Cyprus’ economic slump eased in the second quarter as tourism and trade picked up although the island, which was forced to secure an international bailout last year, remained in recession.
Gross domestic product dipped by a seasonally adjusted 0.3 per cent in the second quarter from the previous three months, one of the shallowest declines recorded since the economy began contracting in mid-2011, preliminary data released by the island’s statistics office on Thursday showed.
On an annual basis, the economy shrank 2.5 per cent in April to June, compared to a revised 3.9 percent contraction in the first three months of this year.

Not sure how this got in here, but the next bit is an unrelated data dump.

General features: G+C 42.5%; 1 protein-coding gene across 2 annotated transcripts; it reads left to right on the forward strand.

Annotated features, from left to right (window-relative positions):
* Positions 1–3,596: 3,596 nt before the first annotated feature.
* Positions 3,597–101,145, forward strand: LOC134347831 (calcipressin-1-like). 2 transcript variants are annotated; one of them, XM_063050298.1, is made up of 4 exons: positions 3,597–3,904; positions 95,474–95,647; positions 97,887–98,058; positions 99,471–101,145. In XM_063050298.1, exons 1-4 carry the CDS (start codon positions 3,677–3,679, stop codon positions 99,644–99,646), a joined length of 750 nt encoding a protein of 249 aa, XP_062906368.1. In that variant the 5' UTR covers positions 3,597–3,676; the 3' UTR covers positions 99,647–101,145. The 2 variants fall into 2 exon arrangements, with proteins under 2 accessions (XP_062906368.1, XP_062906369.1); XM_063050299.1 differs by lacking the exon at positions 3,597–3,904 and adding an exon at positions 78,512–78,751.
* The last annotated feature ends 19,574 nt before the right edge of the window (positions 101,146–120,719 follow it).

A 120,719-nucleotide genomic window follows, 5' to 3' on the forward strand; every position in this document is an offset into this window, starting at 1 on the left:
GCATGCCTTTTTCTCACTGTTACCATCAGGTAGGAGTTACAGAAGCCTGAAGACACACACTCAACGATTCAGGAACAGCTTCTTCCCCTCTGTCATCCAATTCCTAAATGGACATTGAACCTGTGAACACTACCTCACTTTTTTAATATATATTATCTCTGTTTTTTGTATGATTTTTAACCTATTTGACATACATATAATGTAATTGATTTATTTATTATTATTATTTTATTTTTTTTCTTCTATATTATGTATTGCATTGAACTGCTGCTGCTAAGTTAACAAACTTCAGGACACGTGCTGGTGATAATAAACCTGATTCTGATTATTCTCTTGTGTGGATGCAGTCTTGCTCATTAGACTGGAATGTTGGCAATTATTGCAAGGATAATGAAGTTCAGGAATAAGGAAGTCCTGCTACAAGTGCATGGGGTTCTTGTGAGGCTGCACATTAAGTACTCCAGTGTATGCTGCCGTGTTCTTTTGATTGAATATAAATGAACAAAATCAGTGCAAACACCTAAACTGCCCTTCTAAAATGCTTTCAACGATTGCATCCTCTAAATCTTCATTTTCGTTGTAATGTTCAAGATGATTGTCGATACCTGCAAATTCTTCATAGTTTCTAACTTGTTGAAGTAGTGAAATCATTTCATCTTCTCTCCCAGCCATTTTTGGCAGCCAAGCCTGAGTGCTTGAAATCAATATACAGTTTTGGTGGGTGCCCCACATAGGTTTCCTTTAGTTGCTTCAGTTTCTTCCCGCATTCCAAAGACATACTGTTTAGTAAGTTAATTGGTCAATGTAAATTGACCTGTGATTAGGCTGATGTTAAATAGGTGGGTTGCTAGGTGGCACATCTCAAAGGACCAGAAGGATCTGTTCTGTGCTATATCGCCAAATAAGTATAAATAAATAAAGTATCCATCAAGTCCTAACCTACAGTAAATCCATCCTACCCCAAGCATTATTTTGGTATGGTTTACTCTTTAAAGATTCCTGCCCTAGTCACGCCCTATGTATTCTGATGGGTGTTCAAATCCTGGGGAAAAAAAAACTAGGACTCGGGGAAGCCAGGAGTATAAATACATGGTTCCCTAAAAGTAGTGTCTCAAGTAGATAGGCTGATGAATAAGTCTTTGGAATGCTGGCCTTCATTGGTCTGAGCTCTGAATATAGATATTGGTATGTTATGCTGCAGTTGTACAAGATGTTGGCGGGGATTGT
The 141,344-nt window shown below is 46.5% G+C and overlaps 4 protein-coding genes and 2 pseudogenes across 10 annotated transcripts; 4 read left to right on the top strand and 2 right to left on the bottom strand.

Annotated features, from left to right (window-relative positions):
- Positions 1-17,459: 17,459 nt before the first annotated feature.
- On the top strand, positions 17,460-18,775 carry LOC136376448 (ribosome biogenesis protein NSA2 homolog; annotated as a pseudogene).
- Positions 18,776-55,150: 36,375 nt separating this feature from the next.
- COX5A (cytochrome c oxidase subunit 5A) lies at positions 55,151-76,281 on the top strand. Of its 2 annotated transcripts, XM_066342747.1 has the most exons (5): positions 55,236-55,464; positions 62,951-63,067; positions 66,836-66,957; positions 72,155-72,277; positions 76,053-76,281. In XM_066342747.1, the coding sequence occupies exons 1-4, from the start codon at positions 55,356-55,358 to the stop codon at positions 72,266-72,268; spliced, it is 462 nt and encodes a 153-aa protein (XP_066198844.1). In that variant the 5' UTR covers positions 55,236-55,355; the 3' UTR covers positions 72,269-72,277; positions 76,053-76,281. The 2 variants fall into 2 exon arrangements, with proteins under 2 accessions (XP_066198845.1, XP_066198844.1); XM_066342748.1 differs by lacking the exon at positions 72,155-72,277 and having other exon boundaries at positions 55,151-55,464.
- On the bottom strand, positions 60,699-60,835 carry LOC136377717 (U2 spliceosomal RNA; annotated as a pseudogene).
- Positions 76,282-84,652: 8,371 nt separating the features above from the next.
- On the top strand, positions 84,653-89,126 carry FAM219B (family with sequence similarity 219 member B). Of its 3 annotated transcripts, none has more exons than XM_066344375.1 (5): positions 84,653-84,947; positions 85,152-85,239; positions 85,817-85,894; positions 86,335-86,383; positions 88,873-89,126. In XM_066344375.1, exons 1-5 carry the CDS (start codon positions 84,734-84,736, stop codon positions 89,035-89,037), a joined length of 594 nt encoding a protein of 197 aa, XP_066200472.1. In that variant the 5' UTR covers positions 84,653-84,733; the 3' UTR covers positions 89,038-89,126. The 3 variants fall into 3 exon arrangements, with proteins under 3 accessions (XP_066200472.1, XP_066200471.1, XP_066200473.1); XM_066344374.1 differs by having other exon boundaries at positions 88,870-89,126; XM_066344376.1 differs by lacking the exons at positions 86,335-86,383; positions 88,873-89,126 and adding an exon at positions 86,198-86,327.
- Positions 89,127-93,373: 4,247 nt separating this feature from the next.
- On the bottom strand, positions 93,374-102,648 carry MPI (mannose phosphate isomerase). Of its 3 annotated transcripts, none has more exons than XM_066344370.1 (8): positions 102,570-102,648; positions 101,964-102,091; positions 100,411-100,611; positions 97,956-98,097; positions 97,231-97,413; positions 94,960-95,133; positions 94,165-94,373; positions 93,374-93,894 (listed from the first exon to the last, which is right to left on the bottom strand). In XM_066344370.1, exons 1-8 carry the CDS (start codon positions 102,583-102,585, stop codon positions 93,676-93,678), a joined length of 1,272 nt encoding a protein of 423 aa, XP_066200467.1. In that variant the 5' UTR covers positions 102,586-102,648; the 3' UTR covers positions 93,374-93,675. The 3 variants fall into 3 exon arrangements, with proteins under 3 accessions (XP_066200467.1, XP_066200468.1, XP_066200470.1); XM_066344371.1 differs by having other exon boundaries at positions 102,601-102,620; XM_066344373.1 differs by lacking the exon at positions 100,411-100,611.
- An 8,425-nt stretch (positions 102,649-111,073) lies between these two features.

The island has not posted economic growth since the second quarter of 2011.
The tourism and trade sectors grew in the second quarter, after declining in the previous quarter, the statistics office said. The manufacturing, construction, banking and transport sectors all contracted.
Tourism arrivals rose 6.0 per cent in the first six months of 2014 compared to a year earlier, according to the statistics office.
Cyprus’ international lenders from the International Monetary Fund and the European Union expect the economy to contract by about 4.2 per cent this year, after shrinking 5.4 per cent in 2013.
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